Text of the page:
Also speaking on the Sunday politics shows yesterday were the mayors of major cities in stricken states, who warned that the pandemic was in danger of getting out of control.
Sylvester Turner of Houston, Texas, told Face the Nation on CBS: “If we don’t get our hands around this virus quickly, our hospitals could be in serious, serious trouble.”
Turner said the virus was disproportionately affecting people of colour and Latinos in his city and added: “The major problem is staffing… We can always provide additional beds, but we need the people, the nurses and everybody else in the medical profession to staff those beds.”
City mayors worn Covid-19 pandemic in danger of getting out of control
His Austin counterpart, Steve Adler – likewise a Democrat – attacked Trump for his “ambiguous” messaging throughout the crisis.
“It makes me angry,” the mayor told Bash on CNN. “You know, I understand he has a tough job, but it is dangerous not to be sending a clear message to Americans.”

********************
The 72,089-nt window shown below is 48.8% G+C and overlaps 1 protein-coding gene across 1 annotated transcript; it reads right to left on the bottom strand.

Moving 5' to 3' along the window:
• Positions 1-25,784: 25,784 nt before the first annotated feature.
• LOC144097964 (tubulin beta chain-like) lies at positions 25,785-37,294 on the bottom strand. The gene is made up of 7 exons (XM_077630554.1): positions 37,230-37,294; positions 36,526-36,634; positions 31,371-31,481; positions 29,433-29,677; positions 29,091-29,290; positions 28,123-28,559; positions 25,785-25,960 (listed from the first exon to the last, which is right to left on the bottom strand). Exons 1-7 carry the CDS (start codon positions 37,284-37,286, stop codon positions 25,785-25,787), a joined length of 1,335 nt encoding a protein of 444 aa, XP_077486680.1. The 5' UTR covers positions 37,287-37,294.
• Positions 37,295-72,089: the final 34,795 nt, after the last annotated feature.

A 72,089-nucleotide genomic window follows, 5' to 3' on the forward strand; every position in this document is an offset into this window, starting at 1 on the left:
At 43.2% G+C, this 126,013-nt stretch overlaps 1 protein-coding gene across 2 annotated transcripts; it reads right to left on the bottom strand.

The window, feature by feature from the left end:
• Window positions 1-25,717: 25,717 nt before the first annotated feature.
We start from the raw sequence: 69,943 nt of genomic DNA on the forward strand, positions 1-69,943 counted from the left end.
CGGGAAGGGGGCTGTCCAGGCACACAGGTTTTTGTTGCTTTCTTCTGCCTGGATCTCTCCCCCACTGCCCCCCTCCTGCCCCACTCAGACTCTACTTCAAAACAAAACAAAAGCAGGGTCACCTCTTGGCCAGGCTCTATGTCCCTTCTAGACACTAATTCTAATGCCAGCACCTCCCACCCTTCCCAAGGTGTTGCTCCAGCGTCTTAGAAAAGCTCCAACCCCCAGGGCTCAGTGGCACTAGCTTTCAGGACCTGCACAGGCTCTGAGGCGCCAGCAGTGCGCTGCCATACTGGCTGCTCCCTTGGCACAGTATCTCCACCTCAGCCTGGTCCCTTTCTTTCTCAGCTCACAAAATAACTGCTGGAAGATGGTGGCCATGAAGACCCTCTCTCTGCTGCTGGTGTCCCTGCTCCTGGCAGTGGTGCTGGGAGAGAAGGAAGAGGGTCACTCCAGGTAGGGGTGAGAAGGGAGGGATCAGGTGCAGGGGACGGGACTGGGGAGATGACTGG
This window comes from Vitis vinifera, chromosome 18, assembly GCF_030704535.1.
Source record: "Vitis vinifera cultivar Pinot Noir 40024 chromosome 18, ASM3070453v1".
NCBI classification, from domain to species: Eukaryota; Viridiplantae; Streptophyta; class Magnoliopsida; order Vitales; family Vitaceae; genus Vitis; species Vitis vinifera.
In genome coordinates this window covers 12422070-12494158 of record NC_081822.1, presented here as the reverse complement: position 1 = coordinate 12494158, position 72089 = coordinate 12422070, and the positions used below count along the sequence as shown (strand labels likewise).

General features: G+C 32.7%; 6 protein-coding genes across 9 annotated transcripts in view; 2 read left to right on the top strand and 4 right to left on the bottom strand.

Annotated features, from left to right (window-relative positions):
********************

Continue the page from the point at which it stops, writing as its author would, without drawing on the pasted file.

“When they start hearing that kind of ambiguous message coming out of Washington, there are more and more people that won’t wear masks, that won’t social distance, that won’t do what it takes to keep a community safe,” he added.
On ABC’s This Week, Phoenix mayor Kate Gallego was equally frank.
“We opened way too early in Arizona. We were one of the last states to go to stay at home and one of the first to re-emerge, and we reemerged at zero to 60,” she said. “We had crowded nightclubs handing out free champagne, no masks. Our 20- to 44-year-olds, which is my own demographic, really led the explosion, and we’ve seen such growth in that area. We’re seeing a lot of people go to large family gatherings and infect their family members.”
On the same show, Miami’s Republican mayor Francis Suarez admitted “we’ve been breaking record after record after record all in the last couple of weeks.”
Florida reported a record 11,458 cases on Saturday, and as of Friday, one in five coronavirus tests in the Miami-Dade region was coming back positive.
The mayor of that county, Carlos Gimenez, dared to blame his own constituents for that.
“My residents also kind of let their guard down in late May, early June, and also some of the protests we had here I think contributed to it,” Gimenez told Margaret Brennan on Face the Nation.
“We saw a rapid rise in young people being positive for Covid-19 around mid-June, and I think that had a lot to do with probably socializing, young people going to parties, maybe graduation parties at home,” he added.
Here’s the latest from Griffin Connolly on Florida as cases rise in 40 states.